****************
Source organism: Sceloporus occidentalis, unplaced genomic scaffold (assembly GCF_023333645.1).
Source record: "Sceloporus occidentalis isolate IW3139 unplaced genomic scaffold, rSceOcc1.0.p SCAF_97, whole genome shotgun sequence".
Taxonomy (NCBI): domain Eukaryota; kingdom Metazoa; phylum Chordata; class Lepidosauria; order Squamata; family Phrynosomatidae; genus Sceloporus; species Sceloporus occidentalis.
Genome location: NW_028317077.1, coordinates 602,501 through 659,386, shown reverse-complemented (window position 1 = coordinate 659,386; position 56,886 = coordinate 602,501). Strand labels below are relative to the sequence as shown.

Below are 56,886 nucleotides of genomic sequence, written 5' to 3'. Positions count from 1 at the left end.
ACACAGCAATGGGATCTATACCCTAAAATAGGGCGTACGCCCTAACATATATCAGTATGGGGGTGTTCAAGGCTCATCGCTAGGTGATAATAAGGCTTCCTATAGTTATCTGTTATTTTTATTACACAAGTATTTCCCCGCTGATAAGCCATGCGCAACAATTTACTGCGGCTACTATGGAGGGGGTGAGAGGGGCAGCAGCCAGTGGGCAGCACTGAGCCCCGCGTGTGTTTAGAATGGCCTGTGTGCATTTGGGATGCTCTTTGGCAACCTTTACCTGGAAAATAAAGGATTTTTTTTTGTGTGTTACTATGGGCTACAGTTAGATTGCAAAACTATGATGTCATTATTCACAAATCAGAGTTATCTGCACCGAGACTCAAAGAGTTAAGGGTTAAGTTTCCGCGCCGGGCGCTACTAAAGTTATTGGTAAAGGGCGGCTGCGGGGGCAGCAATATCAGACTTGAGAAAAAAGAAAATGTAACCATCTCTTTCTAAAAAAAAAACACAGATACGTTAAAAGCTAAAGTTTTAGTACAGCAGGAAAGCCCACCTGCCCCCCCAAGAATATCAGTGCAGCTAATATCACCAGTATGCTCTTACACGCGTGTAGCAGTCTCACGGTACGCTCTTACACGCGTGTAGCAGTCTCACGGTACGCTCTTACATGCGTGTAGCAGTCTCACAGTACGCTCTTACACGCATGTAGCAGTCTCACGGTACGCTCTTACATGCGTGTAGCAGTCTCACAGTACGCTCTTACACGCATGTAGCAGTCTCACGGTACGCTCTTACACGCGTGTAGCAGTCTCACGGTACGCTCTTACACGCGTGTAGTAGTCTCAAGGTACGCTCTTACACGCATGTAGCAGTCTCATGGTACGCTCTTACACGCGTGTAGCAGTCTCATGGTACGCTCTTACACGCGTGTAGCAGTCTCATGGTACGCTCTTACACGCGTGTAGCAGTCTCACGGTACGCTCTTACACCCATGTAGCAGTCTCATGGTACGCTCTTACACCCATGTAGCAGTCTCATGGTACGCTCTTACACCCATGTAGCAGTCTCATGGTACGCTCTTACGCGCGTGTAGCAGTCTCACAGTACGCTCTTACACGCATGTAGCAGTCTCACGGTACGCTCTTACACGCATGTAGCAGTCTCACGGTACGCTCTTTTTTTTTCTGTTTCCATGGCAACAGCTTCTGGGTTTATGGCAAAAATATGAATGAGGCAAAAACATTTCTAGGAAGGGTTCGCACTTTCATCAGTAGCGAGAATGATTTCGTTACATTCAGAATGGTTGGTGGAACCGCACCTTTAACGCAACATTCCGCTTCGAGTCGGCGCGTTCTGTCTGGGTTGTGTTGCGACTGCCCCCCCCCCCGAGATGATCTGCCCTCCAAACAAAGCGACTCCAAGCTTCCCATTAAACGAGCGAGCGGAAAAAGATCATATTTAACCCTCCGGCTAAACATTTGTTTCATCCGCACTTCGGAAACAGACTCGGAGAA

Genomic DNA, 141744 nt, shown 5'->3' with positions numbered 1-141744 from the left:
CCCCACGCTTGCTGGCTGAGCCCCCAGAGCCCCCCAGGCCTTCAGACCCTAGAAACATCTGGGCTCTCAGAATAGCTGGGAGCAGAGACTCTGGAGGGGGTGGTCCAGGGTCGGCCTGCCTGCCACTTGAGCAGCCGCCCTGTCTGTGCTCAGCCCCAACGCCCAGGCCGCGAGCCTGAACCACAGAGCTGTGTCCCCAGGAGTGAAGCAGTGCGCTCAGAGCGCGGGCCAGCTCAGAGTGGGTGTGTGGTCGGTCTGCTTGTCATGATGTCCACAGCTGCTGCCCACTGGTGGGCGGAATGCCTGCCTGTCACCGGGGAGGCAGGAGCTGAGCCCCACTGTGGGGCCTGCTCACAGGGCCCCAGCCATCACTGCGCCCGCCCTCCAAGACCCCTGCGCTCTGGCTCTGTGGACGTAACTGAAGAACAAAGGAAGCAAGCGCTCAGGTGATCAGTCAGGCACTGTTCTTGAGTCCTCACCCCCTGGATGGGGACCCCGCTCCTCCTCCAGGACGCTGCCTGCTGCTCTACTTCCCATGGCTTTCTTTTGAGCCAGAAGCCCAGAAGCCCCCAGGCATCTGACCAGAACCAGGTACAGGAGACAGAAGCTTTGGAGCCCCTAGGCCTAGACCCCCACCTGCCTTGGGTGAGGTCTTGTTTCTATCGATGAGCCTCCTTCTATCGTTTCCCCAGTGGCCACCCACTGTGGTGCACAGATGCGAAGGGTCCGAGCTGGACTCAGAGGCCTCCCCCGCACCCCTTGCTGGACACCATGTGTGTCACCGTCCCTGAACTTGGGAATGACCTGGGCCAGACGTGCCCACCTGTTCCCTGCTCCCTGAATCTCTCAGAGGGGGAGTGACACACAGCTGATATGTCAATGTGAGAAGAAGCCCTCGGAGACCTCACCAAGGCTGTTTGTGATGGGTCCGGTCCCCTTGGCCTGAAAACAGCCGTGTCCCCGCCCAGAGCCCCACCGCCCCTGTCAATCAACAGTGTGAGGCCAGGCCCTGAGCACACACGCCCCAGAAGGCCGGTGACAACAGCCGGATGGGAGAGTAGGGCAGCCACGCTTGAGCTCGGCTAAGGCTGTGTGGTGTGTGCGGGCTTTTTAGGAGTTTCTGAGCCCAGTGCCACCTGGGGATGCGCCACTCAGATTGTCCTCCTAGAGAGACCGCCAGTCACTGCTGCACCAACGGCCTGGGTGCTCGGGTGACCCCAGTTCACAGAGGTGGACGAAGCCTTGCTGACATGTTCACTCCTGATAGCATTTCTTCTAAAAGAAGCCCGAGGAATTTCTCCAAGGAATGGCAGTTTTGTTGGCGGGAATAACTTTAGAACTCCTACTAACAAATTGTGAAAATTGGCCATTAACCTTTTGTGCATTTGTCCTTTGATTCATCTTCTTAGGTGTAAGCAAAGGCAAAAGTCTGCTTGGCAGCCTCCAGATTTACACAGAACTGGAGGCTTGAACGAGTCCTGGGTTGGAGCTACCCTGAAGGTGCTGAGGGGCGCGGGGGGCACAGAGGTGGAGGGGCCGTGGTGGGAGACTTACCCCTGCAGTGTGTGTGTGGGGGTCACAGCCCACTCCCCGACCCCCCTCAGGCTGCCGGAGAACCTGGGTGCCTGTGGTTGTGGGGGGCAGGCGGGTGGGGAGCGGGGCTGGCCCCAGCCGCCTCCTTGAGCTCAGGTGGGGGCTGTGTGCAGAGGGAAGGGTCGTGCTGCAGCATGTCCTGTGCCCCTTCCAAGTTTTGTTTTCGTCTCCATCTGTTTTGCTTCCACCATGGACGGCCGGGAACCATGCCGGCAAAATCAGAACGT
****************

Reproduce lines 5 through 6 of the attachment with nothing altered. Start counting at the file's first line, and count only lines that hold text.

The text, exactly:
Below are 56,886 nucleotides of genomic sequence, written 5' to 3'. Positions count from 1 at the left end.
ACACAGCAATGGGATCTATACCCTAAAATAGGGCGTACGCCCTAACATATATCAGTATGGGGGTGTTCAAGGCTCATCGCTAGGTGATAATAAGGCTTCCTATAGTTATCTGTTATTTTTATTACACAAGTATTTCCCCGCTGATAAGCCATGCGCAACAATTTACTGCGGCTACTATGGAGGGGGTGAGAGGGGCAGCAGCCAGTGGGCAGCACTGAGCCCCGCGTGTGTTTAGAATGGCCTGTGTGCATTTGGGATGCTCTTTGGCAACCTTTACCTGGAAAATAAAGGATTTTTTTTTGTGTGTTACTATGGGCTACAGTTAGATTGCAAAACTATGATGTCATTATTCACAAATCAGAGTTATCTGCACCGAGACTCAAAGAGTTAAGGGTTAAGTTTCCGCGCCGGGCGCTACTAAAGTTATTGGTAAAGGGCGGCTGCGGGGGCAGCAATATCAGACTTGAGAAAAAAGAAAATGTAACCATCTCTTTCTAAAAAAAAAACACAGATACGTTAAAAGCTAAAGTTTTAGTACAGCAGGAAAGCCCACCTGCCCCCCCAAGAATATCAGTGCAGCTAATATCACCAGTATGCTCTTACACGCGTGTAGCAGTCTCACGGTACGCTCTTACACGCGTGTAGCAGTCTCACGGTACGCTCTTACATGCGTGTAGCAGTCTCACAGTACGCTCTTACACGCATGTAGCAGTCTCACGGTACGCTCTTACATGCGTGTAGCAGTCTCACAGTACGCTCTTACACGCATGTAGCAGTCTCACGGTACGCTCTTACACGCGTGTAGCAGTCTCACGGTACGCTCTTACACGCGTGTAGTAGTCTCAAGGTACGCTCTTACACGCATGTAGCAGTCTCATGGTACGCTCTTACACGCGTGTAGCAGTCTCATGGTACGCTCTTACACGCGTGTAGCAGTCTCATGGTACGCTCTTACACGCGTGTAGCAGTCTCACGGTACGCTCTTACACCCATGTAGCAGTCTCATGGTACGCTCTTACACCCATGTAGCAGTCTCATGGTACGCTCTTACACCCATGTAGCAGTCTCATGGTACGCTCTTACGCGCGTGTAGCAGTCTCACAGTACGCTCTTACACGCATGTAGCAGTCTCACGGTACGCTCTTACACGCATGTAGCAGTCTCACGGTACGCTCTTTTTTTTTCTGTTTCCATGGCAACAGCTTCTGGGTTTATGGCAAAAATATGAATGAGGCAAAAACATTTCTAGGAAGGGTTCGCACTTTCATCAGTAGCGAGAATGATTTCGTTACATTCAGAATGGTTGGTGGAACCGCACCTTTAACGCAACATTCCGCTTCGAGTCGGCGCGTTCTGTCTGGGTTGTGTTGCGACTGCCCCCCCCCCCGAGATGATCTGCCCTCCAAACAAAGCGACTCCAAGCTTCCCATTAAACGAGCGAGCGGAAAAAGATCATATTTAACCCTCCGGCTAAACATTTGTTTCATCCGCACTTCGGAAACAGACTCGGAGAA